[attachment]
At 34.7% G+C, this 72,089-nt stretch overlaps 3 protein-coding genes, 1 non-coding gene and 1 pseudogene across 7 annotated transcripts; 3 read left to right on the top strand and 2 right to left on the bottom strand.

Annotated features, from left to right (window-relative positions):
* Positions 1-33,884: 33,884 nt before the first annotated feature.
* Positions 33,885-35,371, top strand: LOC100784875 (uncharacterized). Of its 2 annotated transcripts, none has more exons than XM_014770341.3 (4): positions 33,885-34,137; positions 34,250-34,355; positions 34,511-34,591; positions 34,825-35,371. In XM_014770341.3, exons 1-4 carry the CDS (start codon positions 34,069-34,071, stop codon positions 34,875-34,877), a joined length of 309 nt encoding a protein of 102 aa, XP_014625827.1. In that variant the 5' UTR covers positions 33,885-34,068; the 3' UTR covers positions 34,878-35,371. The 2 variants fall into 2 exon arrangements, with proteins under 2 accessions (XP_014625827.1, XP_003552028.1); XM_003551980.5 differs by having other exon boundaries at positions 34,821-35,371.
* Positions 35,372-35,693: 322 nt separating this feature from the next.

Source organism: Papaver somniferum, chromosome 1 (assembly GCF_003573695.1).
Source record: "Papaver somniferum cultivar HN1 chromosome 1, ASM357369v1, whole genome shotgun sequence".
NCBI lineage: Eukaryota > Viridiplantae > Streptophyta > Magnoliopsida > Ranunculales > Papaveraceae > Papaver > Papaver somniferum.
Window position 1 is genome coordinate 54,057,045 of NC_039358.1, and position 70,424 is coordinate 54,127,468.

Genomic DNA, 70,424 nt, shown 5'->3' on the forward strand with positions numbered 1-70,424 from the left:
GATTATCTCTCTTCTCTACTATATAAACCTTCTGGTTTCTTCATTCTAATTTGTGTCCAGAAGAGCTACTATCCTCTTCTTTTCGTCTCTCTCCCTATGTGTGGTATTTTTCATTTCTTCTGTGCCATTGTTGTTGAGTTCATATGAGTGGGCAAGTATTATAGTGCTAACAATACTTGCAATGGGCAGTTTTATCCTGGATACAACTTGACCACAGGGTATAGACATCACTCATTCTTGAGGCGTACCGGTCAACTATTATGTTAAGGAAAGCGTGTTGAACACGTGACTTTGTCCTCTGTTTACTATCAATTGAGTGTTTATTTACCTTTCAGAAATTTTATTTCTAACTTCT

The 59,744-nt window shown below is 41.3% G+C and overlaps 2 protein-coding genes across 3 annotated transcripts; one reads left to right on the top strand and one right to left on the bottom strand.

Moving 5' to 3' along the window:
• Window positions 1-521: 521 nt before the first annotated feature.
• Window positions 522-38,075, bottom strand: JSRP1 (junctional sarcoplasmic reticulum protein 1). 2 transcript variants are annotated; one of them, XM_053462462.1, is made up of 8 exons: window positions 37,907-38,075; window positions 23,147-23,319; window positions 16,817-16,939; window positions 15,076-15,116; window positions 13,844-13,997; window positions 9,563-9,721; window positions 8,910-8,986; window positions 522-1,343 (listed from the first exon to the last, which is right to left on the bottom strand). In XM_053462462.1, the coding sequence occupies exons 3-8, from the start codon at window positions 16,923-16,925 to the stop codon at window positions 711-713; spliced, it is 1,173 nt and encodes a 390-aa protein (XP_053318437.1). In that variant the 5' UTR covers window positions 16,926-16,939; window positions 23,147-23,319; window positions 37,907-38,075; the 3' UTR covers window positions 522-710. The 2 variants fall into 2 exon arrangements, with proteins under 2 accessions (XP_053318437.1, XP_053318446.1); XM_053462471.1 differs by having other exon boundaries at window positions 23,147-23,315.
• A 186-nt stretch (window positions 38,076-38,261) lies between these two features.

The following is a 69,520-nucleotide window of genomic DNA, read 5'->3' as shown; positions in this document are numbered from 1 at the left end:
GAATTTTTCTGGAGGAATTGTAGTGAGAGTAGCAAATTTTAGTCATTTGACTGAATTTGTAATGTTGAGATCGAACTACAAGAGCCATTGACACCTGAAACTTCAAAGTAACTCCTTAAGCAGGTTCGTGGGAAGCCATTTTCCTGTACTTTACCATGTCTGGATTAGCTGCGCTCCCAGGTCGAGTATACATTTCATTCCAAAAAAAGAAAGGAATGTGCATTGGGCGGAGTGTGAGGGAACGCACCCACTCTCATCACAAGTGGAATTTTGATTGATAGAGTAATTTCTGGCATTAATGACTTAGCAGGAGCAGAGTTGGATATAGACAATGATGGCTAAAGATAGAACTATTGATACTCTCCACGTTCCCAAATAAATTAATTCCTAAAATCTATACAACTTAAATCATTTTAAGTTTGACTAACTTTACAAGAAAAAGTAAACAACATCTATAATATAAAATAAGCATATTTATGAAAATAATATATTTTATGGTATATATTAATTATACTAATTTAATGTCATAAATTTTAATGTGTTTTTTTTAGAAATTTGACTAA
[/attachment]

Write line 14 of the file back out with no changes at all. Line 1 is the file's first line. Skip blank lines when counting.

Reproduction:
• Window positions 1-521: 521 nt before the first annotated feature.